pollution.

    There was no way that adult chironomids or "midges" could have bitten you. There must have been some
    mosquitos in the mix also. Or I guess it could have been no see ums or black flies or............

    Oh, I am an entomologist.
     
  5. Just Zis Guy

    Just Zis Guy Guest

    On 24 Jun 2003 13:49:18 GMT, [email protected] (Pbwalther) wrote:

    >The word "midge" is used to refer to the adult of the chironomid family. These guys look a bit like
    >mosquitos to most people but they are not and they don't bite.

    Is the wrong answer. Try Googling on "Scottish biting midge" (Culicoides impunctatus) if you don't
    believe me :)

    Guy
    ===
    ** WARNING ** This posting may contain traces of irony. http://www.chapmancentral.com Advance
    notice: ADSL service in process of transfer to a new ISP. Obviously there will be a week of downtime
    between the engineer removing the BT service and the same engineer connecting the same equipment on
    the same line in the same exchange and billing it to the new ISP.
     
  6. On 24 Jun 2003 13:49:18 GMT, [email protected] (Pbwalther) wrote:

    >Oh, I am an entomologist.

    If you eat well and get plenty of rest, you'll get over it.
     
  7. The inhabitants of the Isle of Arran (ever been there? - beautiful, innit?) boast they sport the
    fiercest midges in the Western world, scoffing at the mere striplings, the callow youths, found
    round Loch Katrine.

    On Tue, 24 Jun 2003 21:47:45 GMT, Zippy the Pinhead <[email protected]> wrote:

    >On 24 Jun 2003 13:49:18 GMT, [email protected] (Pbwalther) wrote:
    >
    >>Oh, I am an entomologist.
    >
    >If you eat well and get plenty of rest, you'll get over it.
     
  8. Bernie

    Bernie Guest

    Pbwalther wrote:

    > >Next day, we started our cycle and managed to stay Midge free until Loch Katrine. Around two mile
    > >around Loch Katrine I started to swallow hordes of the little buggurs and every part of my body
    > >was being bitten!
    >
    > Gee Gary. The word "midge" is used to refer to the adult of the chironomid family. These guys look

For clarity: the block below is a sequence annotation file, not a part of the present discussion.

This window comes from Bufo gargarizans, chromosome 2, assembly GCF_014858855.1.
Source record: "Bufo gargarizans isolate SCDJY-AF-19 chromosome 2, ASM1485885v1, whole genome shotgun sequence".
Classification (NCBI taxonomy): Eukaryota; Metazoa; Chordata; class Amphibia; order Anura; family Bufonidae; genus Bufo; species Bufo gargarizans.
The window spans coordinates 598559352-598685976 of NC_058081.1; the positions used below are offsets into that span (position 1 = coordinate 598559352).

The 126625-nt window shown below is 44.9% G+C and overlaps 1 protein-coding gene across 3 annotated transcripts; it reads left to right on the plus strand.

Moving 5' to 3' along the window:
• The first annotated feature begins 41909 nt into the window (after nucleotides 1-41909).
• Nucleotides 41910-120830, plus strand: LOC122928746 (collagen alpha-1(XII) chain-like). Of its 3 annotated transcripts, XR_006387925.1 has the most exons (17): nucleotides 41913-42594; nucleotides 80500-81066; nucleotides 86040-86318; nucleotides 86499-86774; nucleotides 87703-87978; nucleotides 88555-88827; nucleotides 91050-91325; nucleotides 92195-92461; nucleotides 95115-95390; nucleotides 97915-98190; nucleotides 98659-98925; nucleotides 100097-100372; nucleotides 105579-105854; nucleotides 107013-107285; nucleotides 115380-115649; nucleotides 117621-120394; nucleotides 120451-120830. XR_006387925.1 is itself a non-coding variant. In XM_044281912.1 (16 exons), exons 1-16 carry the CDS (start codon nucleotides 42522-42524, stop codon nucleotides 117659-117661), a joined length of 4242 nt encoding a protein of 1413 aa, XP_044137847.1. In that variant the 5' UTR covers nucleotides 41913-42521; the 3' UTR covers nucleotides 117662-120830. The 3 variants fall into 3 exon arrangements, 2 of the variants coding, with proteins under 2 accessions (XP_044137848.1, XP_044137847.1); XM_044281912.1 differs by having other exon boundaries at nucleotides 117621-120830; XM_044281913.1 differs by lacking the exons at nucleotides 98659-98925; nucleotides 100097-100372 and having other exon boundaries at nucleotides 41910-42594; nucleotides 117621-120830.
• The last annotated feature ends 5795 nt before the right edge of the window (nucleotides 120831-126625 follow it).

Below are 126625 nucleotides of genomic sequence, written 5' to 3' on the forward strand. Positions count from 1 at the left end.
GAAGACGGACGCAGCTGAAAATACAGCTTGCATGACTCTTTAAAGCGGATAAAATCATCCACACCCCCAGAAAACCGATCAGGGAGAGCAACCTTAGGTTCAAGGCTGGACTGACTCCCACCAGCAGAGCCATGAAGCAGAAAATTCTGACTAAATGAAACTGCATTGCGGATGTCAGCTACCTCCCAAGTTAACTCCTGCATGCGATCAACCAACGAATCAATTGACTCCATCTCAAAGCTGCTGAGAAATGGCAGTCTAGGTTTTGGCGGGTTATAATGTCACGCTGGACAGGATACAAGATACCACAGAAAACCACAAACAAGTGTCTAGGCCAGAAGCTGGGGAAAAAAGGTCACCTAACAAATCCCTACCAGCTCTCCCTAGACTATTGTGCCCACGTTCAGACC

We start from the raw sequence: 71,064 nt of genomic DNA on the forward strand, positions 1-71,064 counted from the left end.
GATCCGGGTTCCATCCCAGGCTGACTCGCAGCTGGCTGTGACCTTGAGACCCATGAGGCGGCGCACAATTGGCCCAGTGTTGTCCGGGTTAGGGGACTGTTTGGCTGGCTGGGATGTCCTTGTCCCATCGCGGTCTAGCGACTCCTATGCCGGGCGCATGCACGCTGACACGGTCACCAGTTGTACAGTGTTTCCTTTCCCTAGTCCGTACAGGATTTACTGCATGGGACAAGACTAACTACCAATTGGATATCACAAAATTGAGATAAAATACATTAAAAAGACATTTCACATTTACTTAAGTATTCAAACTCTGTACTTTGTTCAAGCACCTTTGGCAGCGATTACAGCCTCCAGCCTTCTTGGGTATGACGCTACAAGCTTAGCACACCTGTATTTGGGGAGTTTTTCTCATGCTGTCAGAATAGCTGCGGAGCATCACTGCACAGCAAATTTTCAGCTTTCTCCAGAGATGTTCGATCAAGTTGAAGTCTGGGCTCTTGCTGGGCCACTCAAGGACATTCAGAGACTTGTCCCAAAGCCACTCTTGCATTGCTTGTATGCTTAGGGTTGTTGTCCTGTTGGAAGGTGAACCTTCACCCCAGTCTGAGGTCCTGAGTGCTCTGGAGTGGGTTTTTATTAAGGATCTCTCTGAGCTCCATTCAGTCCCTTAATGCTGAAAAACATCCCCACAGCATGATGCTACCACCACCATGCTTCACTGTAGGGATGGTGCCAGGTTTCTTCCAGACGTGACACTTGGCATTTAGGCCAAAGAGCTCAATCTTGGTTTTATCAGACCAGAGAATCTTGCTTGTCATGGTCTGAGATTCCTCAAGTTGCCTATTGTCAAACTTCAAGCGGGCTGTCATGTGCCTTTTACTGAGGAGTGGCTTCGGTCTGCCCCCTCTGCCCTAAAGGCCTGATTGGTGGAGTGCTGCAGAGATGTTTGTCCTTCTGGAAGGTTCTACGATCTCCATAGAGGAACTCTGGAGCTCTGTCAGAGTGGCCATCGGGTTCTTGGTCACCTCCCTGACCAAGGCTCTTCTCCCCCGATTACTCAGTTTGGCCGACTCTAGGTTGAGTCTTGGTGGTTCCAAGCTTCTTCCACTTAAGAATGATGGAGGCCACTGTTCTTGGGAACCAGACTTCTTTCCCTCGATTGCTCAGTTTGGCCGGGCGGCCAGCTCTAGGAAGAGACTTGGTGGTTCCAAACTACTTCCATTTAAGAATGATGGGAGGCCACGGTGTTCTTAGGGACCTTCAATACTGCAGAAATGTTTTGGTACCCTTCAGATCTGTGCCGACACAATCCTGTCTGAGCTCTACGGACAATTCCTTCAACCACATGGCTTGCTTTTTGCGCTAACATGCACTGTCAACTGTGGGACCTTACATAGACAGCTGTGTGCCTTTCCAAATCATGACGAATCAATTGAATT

> a bit like mosquitos to most people but they are not and they don't bite. About the worse thing
    > they do is gather in swarms and "bug" people. Chironomids are also used as pollution indicators.
    > The chiromid larvae live in aquatic sediments and can tolerate very low oxygen levels. So anytime
    > you get a bunch of chiromids in a bottom sample, you know the oxygen level is low and you start
    > thinking pollution.
    >
    > There was no way that adult chironomids or "midges" could have bitten you. There must have been
    > some mosquitos in the mix also. Or I guess it could have been no see ums or black flies
    > or............
    >
    > Oh, I am an entomologist.

    Of course the term "midge" used in this aspect is a local language thing. The OP obviously meant
    some sort of biting insect. Not mosquitoes, but some sort of fly, like a black fly or no seeum. In
    Northern Ontario, people would say "lot of flies tonight" when the evening was thick with
    mosquitoes. Of course they knew them as mosquitoes as well, but most used the local term "flies".

    I rode thru a thick cloud of noseeums this afternoon beside a thicket on the shore of the Fraser
    River. They were really tiny and the swarm was thick as fog. hundreds got trapped between my helmet
    and forehead, and bit like tiny red hot wires. Had to stop and wipe them off with my bandana. Will I
    ever learn to stop taking the scenic route?

    Best regards, and don't forget the "OFF", Bernie
     
  9. Just Zis Guy

    Just Zis Guy Guest

    On 25 Jun 2003 13:10:30 GMT, [email protected] (Pbwalther) wrote:

    >Well that is the problem with the common names of insects. Had he said "biting midge" I would have
    >suspected that he was referring to something besides Chironomus.

    Heh! Since he said they bit, I kind of thought it was implied :)

    Guy
    ===
    ** WARNING ** This posting may contain traces of irony. http://www.chapmancentral.com Advance
    notice: ADSL service in process of transfer to a new ISP. Obviously there will be a week of downtime
    between the engineer removing the BT service and the same engineer connecting the same equipment on
    the same line in the same exchange and billing it to the new ISP.
     
Thread Status:
Not open for further replies.
Loading...